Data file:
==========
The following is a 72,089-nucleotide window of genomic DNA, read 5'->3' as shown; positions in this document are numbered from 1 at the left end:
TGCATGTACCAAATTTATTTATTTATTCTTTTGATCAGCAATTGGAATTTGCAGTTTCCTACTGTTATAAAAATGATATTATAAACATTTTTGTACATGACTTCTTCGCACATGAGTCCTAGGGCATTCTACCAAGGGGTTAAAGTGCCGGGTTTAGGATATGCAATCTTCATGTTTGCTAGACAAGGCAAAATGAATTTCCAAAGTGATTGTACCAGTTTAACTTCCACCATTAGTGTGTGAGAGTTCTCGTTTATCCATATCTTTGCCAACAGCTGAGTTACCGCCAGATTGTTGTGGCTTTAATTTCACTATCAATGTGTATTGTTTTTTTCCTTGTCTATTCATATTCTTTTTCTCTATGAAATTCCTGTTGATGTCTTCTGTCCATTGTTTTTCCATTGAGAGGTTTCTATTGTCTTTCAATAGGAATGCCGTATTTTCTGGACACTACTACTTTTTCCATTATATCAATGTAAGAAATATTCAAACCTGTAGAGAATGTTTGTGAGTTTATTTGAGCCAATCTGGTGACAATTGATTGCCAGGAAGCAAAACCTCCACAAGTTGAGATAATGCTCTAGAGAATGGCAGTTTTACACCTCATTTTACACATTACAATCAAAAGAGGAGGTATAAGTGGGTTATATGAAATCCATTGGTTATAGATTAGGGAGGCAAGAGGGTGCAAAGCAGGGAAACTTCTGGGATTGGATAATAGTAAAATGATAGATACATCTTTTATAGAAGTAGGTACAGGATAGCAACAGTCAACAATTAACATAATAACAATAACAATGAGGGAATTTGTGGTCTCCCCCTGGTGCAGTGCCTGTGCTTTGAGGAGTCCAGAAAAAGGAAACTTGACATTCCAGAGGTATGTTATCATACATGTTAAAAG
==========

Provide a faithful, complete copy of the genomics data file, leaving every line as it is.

The following is a 72,089-nucleotide window of genomic DNA, read 5'->3' as shown; positions in this document are numbered from 1 at the left end:
TGCATGTACCAAATTTATTTATTTATTCTTTTGATCAGCAATTGGAATTTGCAGTTTCCTACTGTTATAAAAATGATATTATAAACATTTTTGTACATGACTTCTTCGCACATGAGTCCTAGGGCATTCTACCAAGGGGTTAAAGTGCCGGGTTTAGGATATGCAATCTTCATGTTTGCTAGACAAGGCAAAATGAATTTCCAAAGTGATTGTACCAGTTTAACTTCCACCATTAGTGTGTGAGAGTTCTCGTTTATCCATATCTTTGCCAACAGCTGAGTTACCGCCAGATTGTTGTGGCTTTAATTTCACTATCAATGTGTATTGTTTTTTTCCTTGTCTATTCATATTCTTTTTCTCTATGAAATTCCTGTTGATGTCTTCTGTCCATTGTTTTTCCATTGAGAGGTTTCTATTGTCTTTCAATAGGAATGCCGTATTTTCTGGACACTACTACTTTTTCCATTATATCAATGTAAGAAATATTCAAACCTGTAGAGAATGTTTGTGAGTTTATTTGAGCCAATCTGGTGACAATTGATTGCCAGGAAGCAAAACCTCCACAAGTTGAGATAATGCTCTAGAGAATGGCAGTTTTACACCTCATTTTACACATTACAATCAAAAGAGGAGGTATAAGTGGGTTATATGAAATCCATTGGTTATAGATTAGGGAGGCAAGAGGGTGCAAAGCAGGGAAACTTCTGGGATTGGATAATAGTAAAATGATAGATACATCTTTTATAGAAGTAGGTACAGGATAGCAACAGTCAACAATTAACATAATAACAATAACAATGAGGGAATTTGTGGTCTCCCCCTGGTGCAGTGCCTGTGCTTTGAGGAGTCCAGAAAAAGGAAACTTGACATTCCAGAGGTATGTTATCATACATGTTAAAAG